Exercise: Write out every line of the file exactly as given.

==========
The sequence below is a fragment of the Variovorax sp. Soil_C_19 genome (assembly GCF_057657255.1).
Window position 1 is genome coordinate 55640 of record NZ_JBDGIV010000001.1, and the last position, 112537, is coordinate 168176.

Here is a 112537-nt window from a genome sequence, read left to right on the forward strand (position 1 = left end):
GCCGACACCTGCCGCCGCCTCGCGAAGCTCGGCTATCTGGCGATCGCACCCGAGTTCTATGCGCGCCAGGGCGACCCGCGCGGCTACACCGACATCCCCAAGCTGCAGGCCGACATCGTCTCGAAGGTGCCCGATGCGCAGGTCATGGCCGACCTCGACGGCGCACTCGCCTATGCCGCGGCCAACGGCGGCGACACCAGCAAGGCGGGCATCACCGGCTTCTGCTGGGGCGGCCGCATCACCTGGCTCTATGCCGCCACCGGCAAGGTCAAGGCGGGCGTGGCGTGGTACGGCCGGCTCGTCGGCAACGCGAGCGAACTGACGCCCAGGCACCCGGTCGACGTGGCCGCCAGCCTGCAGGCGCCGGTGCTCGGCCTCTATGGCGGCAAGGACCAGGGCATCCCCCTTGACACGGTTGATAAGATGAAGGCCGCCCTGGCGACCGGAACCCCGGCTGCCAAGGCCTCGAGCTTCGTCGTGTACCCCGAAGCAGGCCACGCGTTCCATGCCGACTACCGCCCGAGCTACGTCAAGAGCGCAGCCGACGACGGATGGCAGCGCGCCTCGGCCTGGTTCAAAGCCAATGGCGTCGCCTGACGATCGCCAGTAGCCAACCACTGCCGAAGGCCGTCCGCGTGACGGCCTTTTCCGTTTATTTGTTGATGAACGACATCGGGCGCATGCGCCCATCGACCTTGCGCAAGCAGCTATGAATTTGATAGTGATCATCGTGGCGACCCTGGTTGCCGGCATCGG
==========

The sequence below is a fragment of the Variovorax sp. Soil_C_19 genome (assembly GCF_057657255.1).
Window position 1 is genome coordinate 55640 of record NZ_JBDGIV010000001.1, and the last position, 112537, is coordinate 168176.

Here is a 112537-nt window from a genome sequence, read left to right on the forward strand (position 1 = left end):
GCCGACACCTGCCGCCGCCTCGCGAAGCTCGGCTATCTGGCGATCGCACCCGAGTTCTATGCGCGCCAGGGCGACCCGCGCGGCTACACCGACATCCCCAAGCTGCAGGCCGACATCGTCTCGAAGGTGCCCGATGCGCAGGTCATGGCCGACCTCGACGGCGCACTCGCCTATGCCGCGGCCAACGGCGGCGACACCAGCAAGGCGGGCATCACCGGCTTCTGCTGGGGCGGCCGCATCACCTGGCTCTATGCCGCCACCGGCAAGGTCAAGGCGGGCGTGGCGTGGTACGGCCGGCTCGTCGGCAACGCGAGCGAACTGACGCCCAGGCACCCGGTCGACGTGGCCGCCAGCCTGCAGGCGCCGGTGCTCGGCCTCTATGGCGGCAAGGACCAGGGCATCCCCCTTGACACGGTTGATAAGATGAAGGCCGCCCTGGCGACCGGAACCCCGGCTGCCAAGGCCTCGAGCTTCGTCGTGTACCCCGAAGCAGGCCACGCGTTCCATGCCGACTACCGCCCGAGCTACGTCAAGAGCGCAGCCGACGACGGATGGCAGCGCGCCTCGGCCTGGTTCAAAGCCAATGGCGTCGCCTGACGATCGCCAGTAGCCAACCACTGCCGAAGGCCGTCCGCGTGACGGCCTTTTCCGTTTATTTGTTGATGAACGACATCGGGCGCATGCGCCCATCGACCTTGCGCAAGCAGCTATGAATTTGATAGTGATCATCGTGGCGACCCTGGTTGCCGGCATCGG